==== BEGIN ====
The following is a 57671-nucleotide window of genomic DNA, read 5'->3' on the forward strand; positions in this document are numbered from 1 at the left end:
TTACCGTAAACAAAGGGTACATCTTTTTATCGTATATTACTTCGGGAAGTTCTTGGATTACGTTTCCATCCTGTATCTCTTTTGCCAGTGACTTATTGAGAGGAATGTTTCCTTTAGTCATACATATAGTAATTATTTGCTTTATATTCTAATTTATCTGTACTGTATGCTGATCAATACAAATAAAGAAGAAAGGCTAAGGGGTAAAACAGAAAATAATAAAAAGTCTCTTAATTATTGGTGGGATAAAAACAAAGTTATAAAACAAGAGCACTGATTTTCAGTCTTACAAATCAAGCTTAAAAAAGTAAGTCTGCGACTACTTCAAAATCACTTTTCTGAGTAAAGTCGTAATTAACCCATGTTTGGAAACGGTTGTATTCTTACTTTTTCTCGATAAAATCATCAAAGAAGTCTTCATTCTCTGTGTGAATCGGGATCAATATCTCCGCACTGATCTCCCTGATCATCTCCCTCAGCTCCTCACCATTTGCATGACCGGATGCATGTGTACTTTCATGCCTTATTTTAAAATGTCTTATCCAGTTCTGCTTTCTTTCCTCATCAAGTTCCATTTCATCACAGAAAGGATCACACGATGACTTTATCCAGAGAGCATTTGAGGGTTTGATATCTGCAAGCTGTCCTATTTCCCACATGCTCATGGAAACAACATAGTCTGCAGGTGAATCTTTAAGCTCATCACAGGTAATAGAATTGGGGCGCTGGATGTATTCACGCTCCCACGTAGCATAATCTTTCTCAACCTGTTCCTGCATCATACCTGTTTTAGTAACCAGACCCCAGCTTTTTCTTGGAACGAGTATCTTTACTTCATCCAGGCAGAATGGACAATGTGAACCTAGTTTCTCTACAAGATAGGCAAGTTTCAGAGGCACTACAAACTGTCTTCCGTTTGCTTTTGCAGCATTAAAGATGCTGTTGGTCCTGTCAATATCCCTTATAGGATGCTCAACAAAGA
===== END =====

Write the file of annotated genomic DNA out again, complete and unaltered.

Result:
The following is a 57671-nucleotide window of genomic DNA, read 5'->3' on the forward strand; positions in this document are numbered from 1 at the left end:
TTACCGTAAACAAAGGGTACATCTTTTTATCGTATATTACTTCGGGAAGTTCTTGGATTACGTTTCCATCCTGTATCTCTTTTGCCAGTGACTTATTGAGAGGAATGTTTCCTTTAGTCATACATATAGTAATTATTTGCTTTATATTCTAATTTATCTGTACTGTATGCTGATCAATACAAATAAAGAAGAAAGGCTAAGGGGTAAAACAGAAAATAATAAAAAGTCTCTTAATTATTGGTGGGATAAAAACAAAGTTATAAAACAAGAGCACTGATTTTCAGTCTTACAAATCAAGCTTAAAAAAGTAAGTCTGCGACTACTTCAAAATCACTTTTCTGAGTAAAGTCGTAATTAACCCATGTTTGGAAACGGTTGTATTCTTACTTTTTCTCGATAAAATCATCAAAGAAGTCTTCATTCTCTGTGTGAATCGGGATCAATATCTCCGCACTGATCTCCCTGATCATCTCCCTCAGCTCCTCACCATTTGCATGACCGGATGCATGTGTACTTTCATGCCTTATTTTAAAATGTCTTATCCAGTTCTGCTTTCTTTCCTCATCAAGTTCCATTTCATCACAGAAAGGATCACACGATGACTTTATCCAGAGAGCATTTGAGGGTTTGATATCTGCAAGCTGTCCTATTTCCCACATGCTCATGGAAACAACATAGTCTGCAGGTGAATCTTTAAGCTCATCACAGGTAATAGAATTGGGGCGCTGGATGTATTCACGCTCCCACGTAGCATAATCTTTCTCAACCTGTTCCTGCATCATACCTGTTTTAGTAACCAGACCCCAGCTTTTTCTTGGAACGAGTATCTTTACTTCATCCAGGCAGAATGGACAATGTGAACCTAGTTTCTCTACAAGATAGGCAAGTTTCAGAGGCACTACAAACTGTCTTCCGTTTGCTTTTGCAGCATTAAAGATGCTGTTGGTCCTGTCAATATCCCTTATAGGATGCTCAACAAAGA